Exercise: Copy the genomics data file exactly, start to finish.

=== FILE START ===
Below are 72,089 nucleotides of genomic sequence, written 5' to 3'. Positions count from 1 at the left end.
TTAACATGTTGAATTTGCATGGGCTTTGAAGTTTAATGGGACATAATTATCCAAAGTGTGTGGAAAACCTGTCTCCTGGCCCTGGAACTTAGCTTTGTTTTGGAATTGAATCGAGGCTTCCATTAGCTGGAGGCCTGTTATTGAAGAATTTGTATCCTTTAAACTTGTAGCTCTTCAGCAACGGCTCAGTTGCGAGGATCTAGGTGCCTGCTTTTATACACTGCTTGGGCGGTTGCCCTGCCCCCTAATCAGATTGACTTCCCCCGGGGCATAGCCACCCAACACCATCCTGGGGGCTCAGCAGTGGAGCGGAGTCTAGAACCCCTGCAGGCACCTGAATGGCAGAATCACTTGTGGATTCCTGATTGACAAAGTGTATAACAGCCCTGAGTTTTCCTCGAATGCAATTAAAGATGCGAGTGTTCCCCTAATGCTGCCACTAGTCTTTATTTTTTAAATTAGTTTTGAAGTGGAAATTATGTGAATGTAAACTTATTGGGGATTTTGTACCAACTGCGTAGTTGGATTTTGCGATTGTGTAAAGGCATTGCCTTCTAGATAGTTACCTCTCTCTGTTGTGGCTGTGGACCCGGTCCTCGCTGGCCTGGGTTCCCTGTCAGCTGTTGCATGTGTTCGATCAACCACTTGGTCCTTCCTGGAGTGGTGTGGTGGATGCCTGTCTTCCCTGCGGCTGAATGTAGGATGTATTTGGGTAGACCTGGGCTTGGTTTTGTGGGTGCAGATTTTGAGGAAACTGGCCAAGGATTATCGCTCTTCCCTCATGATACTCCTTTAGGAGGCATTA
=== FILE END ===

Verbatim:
Below are 72,089 nucleotides of genomic sequence, written 5' to 3'. Positions count from 1 at the left end.
TTAACATGTTGAATTTGCATGGGCTTTGAAGTTTAATGGGACATAATTATCCAAAGTGTGTGGAAAACCTGTCTCCTGGCCCTGGAACTTAGCTTTGTTTTGGAATTGAATCGAGGCTTCCATTAGCTGGAGGCCTGTTATTGAAGAATTTGTATCCTTTAAACTTGTAGCTCTTCAGCAACGGCTCAGTTGCGAGGATCTAGGTGCCTGCTTTTATACACTGCTTGGGCGGTTGCCCTGCCCCCTAATCAGATTGACTTCCCCCGGGGCATAGCCACCCAACACCATCCTGGGGGCTCAGCAGTGGAGCGGAGTCTAGAACCCCTGCAGGCACCTGAATGGCAGAATCACTTGTGGATTCCTGATTGACAAAGTGTATAACAGCCCTGAGTTTTCCTCGAATGCAATTAAAGATGCGAGTGTTCCCCTAATGCTGCCACTAGTCTTTATTTTTTAAATTAGTTTTGAAGTGGAAATTATGTGAATGTAAACTTATTGGGGATTTTGTACCAACTGCGTAGTTGGATTTTGCGATTGTGTAAAGGCATTGCCTTCTAGATAGTTACCTCTCTCTGTTGTGGCTGTGGACCCGGTCCTCGCTGGCCTGGGTTCCCTGTCAGCTGTTGCATGTGTTCGATCAACCACTTGGTCCTTCCTGGAGTGGTGTGGTGGATGCCTGTCTTCCCTGCGGCTGAATGTAGGATGTATTTGGGTAGACCTGGGCTTGGTTTTGTGGGTGCAGATTTTGAGGAAACTGGCCAAGGATTATCGCTCTTCCCTCATGATACTCCTTTAGGAGGCATTA